The moniker Killer Mike conjures a lengthy list of descriptors: searing truth-teller, NRA-advocate, activist, MC. On “Something for the Junkies,” he trades those in for something more earthly, sinking into his role as a concerned, but understanding nephew. Coasting over emotive production from Don Cannon and No I.D., the former D-boy recounts a moment of lucidity from an aunt struggling with drug addiction: “She closed her eyes, fantasized ’bout better times/When she was beautiful, fine and still snorting lines/She told me stories of glory, the club saying Suzy/Atlanta night life was glamor, rich, Black, bougie.” 

It’s the type of vivid stanza that underscores Michael, a new LP that explores the roots of Killer Mike’s personal and philosophical being. Executive-produced by No I.D., it’s an eclectic, heartfelt swirl of majestic soul and songwriting that’s as piercing as it is intimate. For this one, Mike explores tragedy and love with a mix of naked sincerity and the types of detail that usually has to be extracted from memory. As he’s explained in multiple interviews, this isn’t Killer Mike, it’s Michael Render, a human being that’s more than the sum of whichever labels we try to prescribe him. 

At about 54 minutes, Michael is a dense, but efficient body of thoughts and sounds, one embedded with instrumentation and gospel choirs you’d find in Black churches across the South. Of course, soundbeds like those are natural for Atlanta rappers of a certain age, but in this case, the dosage is more sizable — Mike’s deliberate move to incorporate the music of his childhood while paying homage to the culture that raised him. The project opens up with words from Dungeon Family co-founder Rico Wade and Cee-Lo Green, who suffuses the track with elastic soul. From there, Killer Mike laces a Curtis Mayfield sample with sprawling symbolism and motivational couplets. It’s part self-analysis part big bro pep talk: “Hello, hello my niggas/Hello my, hello my niggas/Please keep it mellow, my niggas/Stop sippin’ yellow, my nigga/You itchin’ and twitchin’ and glitchin’, my nigga/Listen, my nigga/Snakes in your circle and them bitches hissing, my nigga.”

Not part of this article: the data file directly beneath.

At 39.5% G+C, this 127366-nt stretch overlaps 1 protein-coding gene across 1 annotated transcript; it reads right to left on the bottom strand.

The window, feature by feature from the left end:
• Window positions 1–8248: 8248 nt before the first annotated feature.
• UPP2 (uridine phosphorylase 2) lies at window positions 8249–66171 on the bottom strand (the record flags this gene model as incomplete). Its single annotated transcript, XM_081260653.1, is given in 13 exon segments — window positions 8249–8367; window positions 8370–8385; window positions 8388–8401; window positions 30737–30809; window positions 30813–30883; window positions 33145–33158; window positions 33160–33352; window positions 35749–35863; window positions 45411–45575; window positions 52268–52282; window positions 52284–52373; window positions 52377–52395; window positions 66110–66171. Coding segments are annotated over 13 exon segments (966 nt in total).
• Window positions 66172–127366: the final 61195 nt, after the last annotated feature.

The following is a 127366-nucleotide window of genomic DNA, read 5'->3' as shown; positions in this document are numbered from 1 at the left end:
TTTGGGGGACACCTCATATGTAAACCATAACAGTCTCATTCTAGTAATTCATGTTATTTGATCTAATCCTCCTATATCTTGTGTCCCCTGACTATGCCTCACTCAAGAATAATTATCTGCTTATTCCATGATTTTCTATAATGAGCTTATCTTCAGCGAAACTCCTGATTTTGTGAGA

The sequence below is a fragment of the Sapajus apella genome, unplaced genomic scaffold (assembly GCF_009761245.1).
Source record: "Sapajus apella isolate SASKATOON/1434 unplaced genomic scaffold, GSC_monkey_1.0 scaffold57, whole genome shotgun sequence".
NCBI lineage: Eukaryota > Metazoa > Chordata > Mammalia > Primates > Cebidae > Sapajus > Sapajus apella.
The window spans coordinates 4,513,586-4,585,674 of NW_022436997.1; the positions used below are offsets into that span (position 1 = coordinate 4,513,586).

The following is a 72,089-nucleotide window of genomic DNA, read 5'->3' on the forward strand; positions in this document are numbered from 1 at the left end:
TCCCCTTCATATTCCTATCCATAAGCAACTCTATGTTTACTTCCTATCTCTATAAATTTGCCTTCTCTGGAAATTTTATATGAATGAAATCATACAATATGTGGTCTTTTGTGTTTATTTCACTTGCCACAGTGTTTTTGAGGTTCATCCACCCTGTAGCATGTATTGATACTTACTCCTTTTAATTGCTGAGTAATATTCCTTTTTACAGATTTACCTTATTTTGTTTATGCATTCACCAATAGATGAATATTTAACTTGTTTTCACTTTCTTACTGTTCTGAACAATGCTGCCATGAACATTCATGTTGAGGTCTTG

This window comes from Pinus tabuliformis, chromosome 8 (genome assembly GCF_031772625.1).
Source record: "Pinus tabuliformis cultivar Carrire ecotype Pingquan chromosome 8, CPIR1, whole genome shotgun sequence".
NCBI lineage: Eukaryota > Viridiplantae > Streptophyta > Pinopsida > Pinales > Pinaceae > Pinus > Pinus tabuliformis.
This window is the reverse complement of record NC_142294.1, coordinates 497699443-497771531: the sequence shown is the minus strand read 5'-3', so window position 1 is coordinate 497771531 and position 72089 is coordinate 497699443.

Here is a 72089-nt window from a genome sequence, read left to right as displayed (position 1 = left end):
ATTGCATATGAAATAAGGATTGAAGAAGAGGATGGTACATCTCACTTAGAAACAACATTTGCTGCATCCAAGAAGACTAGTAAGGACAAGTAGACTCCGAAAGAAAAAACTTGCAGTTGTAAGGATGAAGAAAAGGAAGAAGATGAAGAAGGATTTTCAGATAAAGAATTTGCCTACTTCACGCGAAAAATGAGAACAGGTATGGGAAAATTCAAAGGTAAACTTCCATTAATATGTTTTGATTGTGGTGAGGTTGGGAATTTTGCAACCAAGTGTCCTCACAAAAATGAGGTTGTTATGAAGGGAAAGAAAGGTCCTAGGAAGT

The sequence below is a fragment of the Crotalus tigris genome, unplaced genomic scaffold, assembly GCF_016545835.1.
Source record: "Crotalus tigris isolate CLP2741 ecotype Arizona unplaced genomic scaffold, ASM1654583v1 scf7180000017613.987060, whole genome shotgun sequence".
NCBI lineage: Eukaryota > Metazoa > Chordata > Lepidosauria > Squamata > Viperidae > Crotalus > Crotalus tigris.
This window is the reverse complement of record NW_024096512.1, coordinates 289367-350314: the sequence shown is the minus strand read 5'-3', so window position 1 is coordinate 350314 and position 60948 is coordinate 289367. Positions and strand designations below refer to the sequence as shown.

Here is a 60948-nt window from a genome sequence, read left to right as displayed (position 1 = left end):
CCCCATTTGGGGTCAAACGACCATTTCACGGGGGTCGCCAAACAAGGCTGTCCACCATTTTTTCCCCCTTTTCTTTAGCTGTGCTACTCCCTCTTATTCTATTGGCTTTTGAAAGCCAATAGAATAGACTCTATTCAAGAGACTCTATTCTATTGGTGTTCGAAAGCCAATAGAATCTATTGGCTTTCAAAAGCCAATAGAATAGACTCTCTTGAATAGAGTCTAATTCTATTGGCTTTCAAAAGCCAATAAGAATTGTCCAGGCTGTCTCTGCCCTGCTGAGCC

While Killer Mike keeps most of the focus on himself, he finds new angles to do so, examining the trauma. On the aforementioned “Something for the Junkies,” he explores an ecosystem of drug dealers and users with humanizing sensitivity. For “Slummer,” he remembers what it was like to deal with his lover getting an abortion, a perspective that’s rarely addressed by men. 

The production features plenty of homogenous stuff, but there are left-field flourishes that keep the energy fresh. “Scientists & Engineers” fuses ghostly Eryn Allen Kane vocals with extraterrestrial bleets and an appropriately eccentric André 3000 verse. When combined with Future’s trap opulence, it’s a cross-generational Dungeon Fam collab that proves an in-born stylistic chemistry between the performers. 

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While the beats can feel a bit one note, they’re rich enough that they still feel distinct. Still, the musical setup can feel pretentious; when so many gospel choirs and church organs are dispersed throughout the LP, some of their dramatic effect can dissipate. Collaborations with newer acts like Blxst and Kaash Paige add a splash of youngin energy for the LP, but aside from Mozzy, whose matter-of-factness is an engaging contrast to Mike’s overpowering delivery, they sometimes feel as if they’re just plugged into what otherwise were placeholders. On “Run,” Young Thug’s verse feels particularly phoned in, as he’s too busy listing off slices of luxury to create a verse that connects to a hook about overcoming the odds as a Black man. 

Not everything on Michael lands perfectly, but it’s as complete as any Killer Mike release, with this one being more introspective than any of his Run The Jewels releases and even his debut album. It’s powered by honesty that goes beyond any titles fans have come to associate with the venerable spitter. In a career that’s stretched more than 20 years, Michael sees Mike as his most honest self, and it’s his most comfortable role yet.